Richard Daughty is general partner and COO for Smith Consultant Group, serving the financial and medical communities, and the editor of The Mogambo Guru economic newsletter - an avocational exercise to heap disrespect on those who desperately deserve it.
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Comments

  1. short SILVER FUTURES OF FEB AND JUNE 2010 AND U MAY GET 50 PC RETURNS IN 3 MONTHS. PARAG KULKARNI, INDIA

    PARAG KULKARNI
    September 22, 2009
    Reply
  2. I can’t read the shit this guy writes.

    I managed to get to the end of the first paragraph this time.

    It is not his opinions about gold & silver but the way he expresses them.

    Please no more articles from this muppet!

    Reply
  3. I can’t read the crap this guy writes.

    I managed to get to the end of the first paragraph this time.

    It is not his opinions about gold & silver but the way he expresses them.

    Please no more articles from this muppet

    Reply
  4. he’s good. I like his articles of truth (AOT). LOL.

    Seriously I like him he always offers a little bit more/different spin , with some bit of news i did not know previuosly ( at least, not quite so point blank) NQSPB!

    Reply
  5. There’s obviously a drug incompatibility there, prozak ;)

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  6. The first few times I tried to read any of his articles, TMG did ‘twist my melon’ too – but stick with him, after a while you’ll start to appreciate his slightly bizarre humour and writing style… Many a true word is spoken by the jester !
    Richard – keep up the good work, even if the wife & kids don’t yet appreciate that you’re not a Complete Freakin’ Loony…

    Reply
  7. A bit of balance to the guru’s perspective:

    http://www.kitco.com/ind/nadler/sep222009.html

    Reply
  8. He’s a crackup and very informative. I love reading his stuff!

    Reply
  9. Well obviously he has his supporters but I cannot agree.

    I’ve not read anything from him that is informative or insightful. EVER!

    That is why I can no longer even get past the first paragraph. I know that there will not be anything of substance amongst his “creative” style.

    Reply
  10. Prozak go back to your slumber and don’t interrupt the whimsical Mogambo guru. I definitely appreciate Mogambo’s style and wisdom

    fiscal vagrant
    September 30, 2009
    Reply
  11. This guy is a babbler, keep him off, or make him learn the value of brevity for our sake!
    D

    Reply
  12. I enjoy the Guru so sue me :)

    Reply
  13. Fruitcakes are welcome here! :)
    http://en.wikipedia.org/wiki/Sosumi

    Biker Pete
    May 15, 2010
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  14. “Fruitcakes are welcome here!”

    Yes you are welcome to leave comments on here any time you want Biker

    Reply
  15. Thanks, Steve, I see _nuts_ want to be part of the mix, too!~ :)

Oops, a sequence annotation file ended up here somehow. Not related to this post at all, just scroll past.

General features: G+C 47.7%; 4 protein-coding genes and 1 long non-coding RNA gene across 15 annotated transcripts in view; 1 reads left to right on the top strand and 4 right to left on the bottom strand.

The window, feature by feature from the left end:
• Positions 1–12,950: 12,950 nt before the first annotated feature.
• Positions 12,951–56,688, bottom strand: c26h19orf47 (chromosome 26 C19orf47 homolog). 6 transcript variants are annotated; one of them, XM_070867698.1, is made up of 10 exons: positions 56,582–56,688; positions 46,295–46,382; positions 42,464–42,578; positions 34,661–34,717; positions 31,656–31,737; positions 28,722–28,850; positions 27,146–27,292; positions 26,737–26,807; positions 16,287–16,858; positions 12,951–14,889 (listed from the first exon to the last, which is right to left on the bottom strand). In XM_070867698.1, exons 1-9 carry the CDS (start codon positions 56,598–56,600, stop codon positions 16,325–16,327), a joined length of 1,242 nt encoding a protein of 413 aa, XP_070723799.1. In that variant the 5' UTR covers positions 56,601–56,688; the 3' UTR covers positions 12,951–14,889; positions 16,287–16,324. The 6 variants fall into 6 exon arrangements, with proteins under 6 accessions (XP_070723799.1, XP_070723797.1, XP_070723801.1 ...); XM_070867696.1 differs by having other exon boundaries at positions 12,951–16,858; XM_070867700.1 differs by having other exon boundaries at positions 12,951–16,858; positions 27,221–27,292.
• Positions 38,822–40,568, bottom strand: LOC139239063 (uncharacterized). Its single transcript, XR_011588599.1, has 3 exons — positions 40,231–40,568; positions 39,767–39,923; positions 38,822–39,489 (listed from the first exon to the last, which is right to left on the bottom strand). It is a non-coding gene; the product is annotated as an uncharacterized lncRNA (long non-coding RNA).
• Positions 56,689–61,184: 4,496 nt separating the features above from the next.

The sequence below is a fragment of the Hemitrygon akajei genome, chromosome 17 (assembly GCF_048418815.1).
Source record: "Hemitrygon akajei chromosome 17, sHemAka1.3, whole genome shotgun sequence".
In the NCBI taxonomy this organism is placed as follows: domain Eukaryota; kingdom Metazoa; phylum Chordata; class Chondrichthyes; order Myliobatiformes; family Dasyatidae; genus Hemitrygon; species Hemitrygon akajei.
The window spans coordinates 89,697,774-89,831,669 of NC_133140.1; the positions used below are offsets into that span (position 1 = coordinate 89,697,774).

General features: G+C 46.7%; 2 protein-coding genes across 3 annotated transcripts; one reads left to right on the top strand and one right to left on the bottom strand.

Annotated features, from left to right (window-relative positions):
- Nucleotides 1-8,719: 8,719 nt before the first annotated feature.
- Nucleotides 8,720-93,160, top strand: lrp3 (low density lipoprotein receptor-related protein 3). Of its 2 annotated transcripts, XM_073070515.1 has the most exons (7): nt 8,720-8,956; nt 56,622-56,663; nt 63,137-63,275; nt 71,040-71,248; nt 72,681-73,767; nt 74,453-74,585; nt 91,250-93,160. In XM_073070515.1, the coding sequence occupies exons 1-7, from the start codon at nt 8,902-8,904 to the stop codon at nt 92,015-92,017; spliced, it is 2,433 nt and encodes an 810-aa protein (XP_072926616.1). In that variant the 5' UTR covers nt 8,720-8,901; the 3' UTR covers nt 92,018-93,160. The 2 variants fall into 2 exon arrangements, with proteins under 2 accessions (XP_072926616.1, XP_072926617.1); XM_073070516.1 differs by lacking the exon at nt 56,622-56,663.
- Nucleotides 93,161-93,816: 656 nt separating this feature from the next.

Biker Pete
    May 15, 2010
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  16. You still over there in Canada Biker or did you more back to WA?

    Reply
  17. We arrived home January ’10, Steve. It was a six-month trip: England, Scotland, USA, Canada, Mexico, Hong Kong. All flights were free.

    We’ve nearly completed another rental since getting back… and we seeing the bank about the next project next week.

    Interesting fact here. Not sure we can figure it out…

    ANZ Variable Rate: 6.71%
    ANZ Fixed Rate (one year): 6.65%

    We can’t recall ever seeing that happen before, except when banks figured interest rates were going to _fall_ … .

    Biker Pete
    May 15, 2010
    Reply
  18. Free?
    Free as in for example you payed 200K for an investment property and sold it for 500K, so the profit you made was free to spend on your holiday?

    Or as Free as in not even having to do that?

    Reply
  19. ‘Free’ as in Visa flight points pay for all our airfares. :)

    We never spend property profits on ourselves. We roll the maximum CG into our Super… pay any tax due… and place the rest into offsets. It works…

    Biker Pete
    May 16, 2010
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  20. Steve’s quote of the day

    “If there is such a shortage of property then why has the auction clearance rate dropped from 83.6% down to 62.5% in just 6 weeks in Sydney?”

    Reply
  21. “If there is such a shortage of property then why has the auction clearance rate dropped from 83.6% down to 62.5% in just 6 weeks in Sydney?”

    As I’ve noted several times, Sydney and Melbourne seem overpriced to us Sandgropers, Steve. :) Maybe potential buyers are reading the interest rate trends incorrectly, too.

    I can never understand why property auctions appear to _thrive_ in your big eastern cities. The only thing which might explain this phenomenon is high demand. I’m not saying this is about ‘a shortage of property’, but rather that the _shortage of ‘highly-desirable’ property_ may be an issue.